Positive Xaa On Jun 20, 2007, Xaa from Portales, NM wrote:

Very lovely, has a delicate, pleasing scent to the flowers, and is very easy to grow. Usually starts flowering on the second or third year of it's life. For fullest appearance and fastest growth, start watering it after the last frost. It can survive drought and complete neglect, but it won't flower if it doesn't think there's enough water. On the flip side, once it starts flowering, it will keep on flowering so long as there's water - right up until the first frost sends it to sleep for the winter. Careful not to water too much - it will produce so MANY flowers that the mess from the old flowers that fall off will get caught in the branches and actually weight it down to the ground. ;-) Generally speaking, it likes to grow wide and shrubby, but you can train it to grow upwards by trimming lower branches and branches that are growing down. Don't trim too many branches, however. Use prudence in trimming. A sealer should be used on cut branches, to keep the bugs from infecting cut branches - spray paint works fine. There's a species of green caterpillar in my area of the country (Southeastern New Mexico) that eats holes in the buds and prevents them from flowering. Fortunately, the plant is poisonous, and the caterpillars aren't very active because of the poison - you can spot them pretty easily trying to hide along the flower stalks and just pick them off with your fingers. When the seed pods dry, they pop open under tension, tossing little frisbee-like seeds up to thirty feet away (farther, if you managed to get yours to grow tall). Once they start to brown, a hot summer's day will send the seed pods popping like popcorn, scattering seeds everywhere. Kids love watching this happen, and waiting for pods to pop makes a good lesson in patience. But don't let the seeds pop 'em in the eye, they sting! The seeds are very fecund, lots of volunteer seedlings, you may have to pull them up before they get too big if they're growing somewhere you don't want them to. If you don't want to be bothered, wait until the pod has formed and is about as long as your pinkie, then while it's still green, grasp it near where it joins the plant and gently twist to pop it off without harming the flowering stalk. Alternatively, if you want to collect the seeds and don't want to hunt for them in the grass, you can pluck the seed pod when it turns brown and before it pops, but you have to watch the plant carefully to catch the pod at the right time. Little seedlings can be transplanted, but you have to dig very wide around them, they're quite tender and easy to acidentally kill - often, accidentally stepping on a seedling is enough to kill it. Once the plant gets about three or four feet tall, however, it's very hardy and quite difficult to kill. If you have one that's already wide and shrubby, it can be trained to grow upwards into a small tree, but it takes years of patience - binding and supporting the branches on one that's already shrubby doesn't work for me, I just ended up with really funky branches. Trimming branches that aren't pointing upwards is about the only way I've found that works to turn a shrubby one into a more tree-like one - wait until a branch is about as thick as your finger before deciding whether or not to trim it, however, because the smaller branches can (and do) turn upwards once they start to flower. The best time to use binding and bending to train them to grow up to be a tree is when they're just a single stalk, about as thick as your pinkie. Use supports and bind the bends in the stalk so it points upwards, and by the time it gets to be about as thick as your thumb, it'll be well on it's way - in about ten years it will reach anywhere from nine to fifteen feet high, depending on how you cared for it. Of course, you can just let them grow however they want. If you do, what you end up with after about ten years is a bush anywhere from five to eight foot tall that's about five or eight foot wide and just covered everywhere with brilliant yellow flowers that smell great.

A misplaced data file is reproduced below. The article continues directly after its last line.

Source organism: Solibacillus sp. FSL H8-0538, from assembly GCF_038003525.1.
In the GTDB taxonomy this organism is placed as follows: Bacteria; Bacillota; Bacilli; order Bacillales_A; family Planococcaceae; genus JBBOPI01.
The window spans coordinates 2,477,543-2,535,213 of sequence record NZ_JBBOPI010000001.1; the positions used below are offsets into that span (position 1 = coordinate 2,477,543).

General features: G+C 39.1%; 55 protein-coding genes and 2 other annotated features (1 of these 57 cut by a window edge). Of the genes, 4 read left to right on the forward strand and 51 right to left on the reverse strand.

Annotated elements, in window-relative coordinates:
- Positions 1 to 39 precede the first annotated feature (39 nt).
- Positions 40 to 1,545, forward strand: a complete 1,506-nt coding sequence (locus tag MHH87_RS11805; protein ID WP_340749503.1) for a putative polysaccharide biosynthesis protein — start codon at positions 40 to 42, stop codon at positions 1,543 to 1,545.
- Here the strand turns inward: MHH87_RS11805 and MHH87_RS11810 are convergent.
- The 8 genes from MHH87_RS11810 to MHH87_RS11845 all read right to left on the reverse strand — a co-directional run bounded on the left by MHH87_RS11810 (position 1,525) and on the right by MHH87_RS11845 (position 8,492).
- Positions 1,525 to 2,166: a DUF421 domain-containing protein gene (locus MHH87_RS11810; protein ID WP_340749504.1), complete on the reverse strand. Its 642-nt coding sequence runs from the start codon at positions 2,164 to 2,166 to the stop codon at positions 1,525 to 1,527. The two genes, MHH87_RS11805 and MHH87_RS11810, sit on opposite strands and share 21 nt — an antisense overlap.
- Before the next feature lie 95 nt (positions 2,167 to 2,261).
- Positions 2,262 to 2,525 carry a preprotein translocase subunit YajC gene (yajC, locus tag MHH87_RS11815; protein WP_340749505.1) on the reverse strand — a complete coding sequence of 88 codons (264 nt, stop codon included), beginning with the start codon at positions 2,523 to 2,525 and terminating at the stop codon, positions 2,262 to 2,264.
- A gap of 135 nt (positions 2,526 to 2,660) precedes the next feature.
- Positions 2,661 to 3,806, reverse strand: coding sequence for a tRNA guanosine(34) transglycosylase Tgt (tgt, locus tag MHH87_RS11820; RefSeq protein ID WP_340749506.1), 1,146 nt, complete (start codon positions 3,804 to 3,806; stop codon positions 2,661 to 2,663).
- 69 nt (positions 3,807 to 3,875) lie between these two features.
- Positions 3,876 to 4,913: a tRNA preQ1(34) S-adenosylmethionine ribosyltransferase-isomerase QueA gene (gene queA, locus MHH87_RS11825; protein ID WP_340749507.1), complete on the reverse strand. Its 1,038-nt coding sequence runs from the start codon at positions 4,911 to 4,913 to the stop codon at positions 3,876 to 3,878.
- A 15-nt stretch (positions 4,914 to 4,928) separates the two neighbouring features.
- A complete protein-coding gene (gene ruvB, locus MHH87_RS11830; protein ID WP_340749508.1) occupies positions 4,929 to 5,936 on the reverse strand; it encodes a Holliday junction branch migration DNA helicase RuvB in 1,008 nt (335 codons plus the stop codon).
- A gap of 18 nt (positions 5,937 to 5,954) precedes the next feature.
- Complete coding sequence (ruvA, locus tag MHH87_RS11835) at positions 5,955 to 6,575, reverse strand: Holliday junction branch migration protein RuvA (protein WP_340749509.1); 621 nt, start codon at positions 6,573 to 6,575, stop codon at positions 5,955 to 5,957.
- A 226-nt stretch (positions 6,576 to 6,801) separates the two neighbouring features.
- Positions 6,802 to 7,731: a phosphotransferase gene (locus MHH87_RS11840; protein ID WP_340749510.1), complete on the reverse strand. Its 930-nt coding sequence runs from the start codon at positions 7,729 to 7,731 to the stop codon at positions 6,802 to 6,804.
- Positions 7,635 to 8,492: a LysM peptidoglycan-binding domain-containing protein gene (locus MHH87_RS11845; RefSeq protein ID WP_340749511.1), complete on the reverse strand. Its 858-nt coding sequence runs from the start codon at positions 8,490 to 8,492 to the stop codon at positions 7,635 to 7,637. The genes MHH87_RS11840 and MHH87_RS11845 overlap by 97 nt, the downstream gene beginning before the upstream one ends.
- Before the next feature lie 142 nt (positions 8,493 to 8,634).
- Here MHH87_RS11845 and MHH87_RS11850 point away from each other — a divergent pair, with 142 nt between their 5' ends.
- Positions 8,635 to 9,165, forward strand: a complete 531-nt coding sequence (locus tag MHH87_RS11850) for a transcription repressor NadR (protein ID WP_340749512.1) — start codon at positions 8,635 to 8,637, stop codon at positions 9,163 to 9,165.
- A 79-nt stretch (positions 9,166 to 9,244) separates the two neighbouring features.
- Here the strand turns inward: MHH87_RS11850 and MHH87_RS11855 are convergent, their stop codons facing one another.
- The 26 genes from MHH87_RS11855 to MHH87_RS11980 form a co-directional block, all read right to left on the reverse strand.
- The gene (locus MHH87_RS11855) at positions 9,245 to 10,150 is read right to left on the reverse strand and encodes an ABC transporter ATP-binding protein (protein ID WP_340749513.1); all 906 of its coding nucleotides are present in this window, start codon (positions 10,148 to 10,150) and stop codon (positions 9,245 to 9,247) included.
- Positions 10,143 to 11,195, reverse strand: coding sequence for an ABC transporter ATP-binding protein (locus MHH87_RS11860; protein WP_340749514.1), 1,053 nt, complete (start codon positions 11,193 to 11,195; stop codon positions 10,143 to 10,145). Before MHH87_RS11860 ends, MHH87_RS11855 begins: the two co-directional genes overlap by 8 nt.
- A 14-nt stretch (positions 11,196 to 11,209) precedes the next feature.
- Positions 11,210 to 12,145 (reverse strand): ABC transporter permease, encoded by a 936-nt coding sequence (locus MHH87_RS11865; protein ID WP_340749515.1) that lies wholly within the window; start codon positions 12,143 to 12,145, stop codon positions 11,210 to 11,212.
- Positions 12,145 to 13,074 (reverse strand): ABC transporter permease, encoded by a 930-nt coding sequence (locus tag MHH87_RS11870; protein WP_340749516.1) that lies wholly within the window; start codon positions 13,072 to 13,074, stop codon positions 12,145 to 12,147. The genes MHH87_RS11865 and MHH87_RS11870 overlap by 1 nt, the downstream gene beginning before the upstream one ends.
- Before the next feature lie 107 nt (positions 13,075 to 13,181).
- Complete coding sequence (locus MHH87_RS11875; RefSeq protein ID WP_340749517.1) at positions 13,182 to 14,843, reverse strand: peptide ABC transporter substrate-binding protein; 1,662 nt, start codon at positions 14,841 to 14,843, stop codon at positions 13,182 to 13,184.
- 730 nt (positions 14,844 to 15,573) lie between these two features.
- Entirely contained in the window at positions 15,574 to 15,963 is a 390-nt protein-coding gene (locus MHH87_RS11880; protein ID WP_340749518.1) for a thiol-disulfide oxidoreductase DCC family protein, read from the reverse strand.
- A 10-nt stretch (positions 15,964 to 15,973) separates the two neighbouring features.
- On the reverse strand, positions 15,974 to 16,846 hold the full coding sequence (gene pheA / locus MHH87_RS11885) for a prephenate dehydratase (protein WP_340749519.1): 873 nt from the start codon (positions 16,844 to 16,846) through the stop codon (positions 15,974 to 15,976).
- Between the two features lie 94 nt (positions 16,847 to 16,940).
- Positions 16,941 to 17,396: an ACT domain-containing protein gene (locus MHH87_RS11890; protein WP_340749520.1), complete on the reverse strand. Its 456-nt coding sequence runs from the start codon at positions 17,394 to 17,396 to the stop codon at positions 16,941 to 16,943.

Neutral CodyMody7890 On Jun 14, 2007, CodyMody7890 from Reno, NV (Zone 6a) wrote:

a local nursery sells this tree/shrub iv seen pictures of it but in person the flowers were not that attractive but is very airy and graceful also i have seen it around town and i'm sure it self sows

Positive cactuspatch On May 9, 2007, cactuspatch from Alamogordo, NM (Zone 7b) wrote:

These grow native in New Mexico. In fact we always called them New Mexico Bird of Paradise. As a child I thought that was not only because they are native, but their colors of red and yellow are the color of our state flag!

Positive edreaadams On Jul 22, 2006, edreaadams from Lucerne Valley, CA (Zone 9a) wrote:

Grows great out in the desert (Lucerne Valley, CA). With abundant watering - every other day - I get blooms like crazy, and they are just beautiful. And after the first bloom of the season, I cut back the plant and got some more blooms.

The only downfall I have is the huge amount of bees that swarm around the flowers when in bloom. So be careful if you're allergic to bees, they're all over the flowers!

I've started collecting the seeds from the pods right after they pop, and I'm currently soaking them in water to see if I can be successful at starting from seed. In just two days in the water, about 50% of the seeds have already swollen up three times the size.

Negative ambersplants On May 21, 2006, ambersplants from Morongo Valley, CA wrote:

I live in the high desert and have seen it growing here and in Palm Springs. I had 4 large bushes, but the seedlings pop up like crazy. Pruned one into a great shade tree that dogs couldn't destroy. It is listed as an invasive species by many organizations (just google it with the word invasive...). Pretty flowers but very twiggy throughout the fall and winter (ugly). I would not recommend this, it has a horrible taproot and likely will compete with natives. At least do your neighbors a favor and cut the pods off.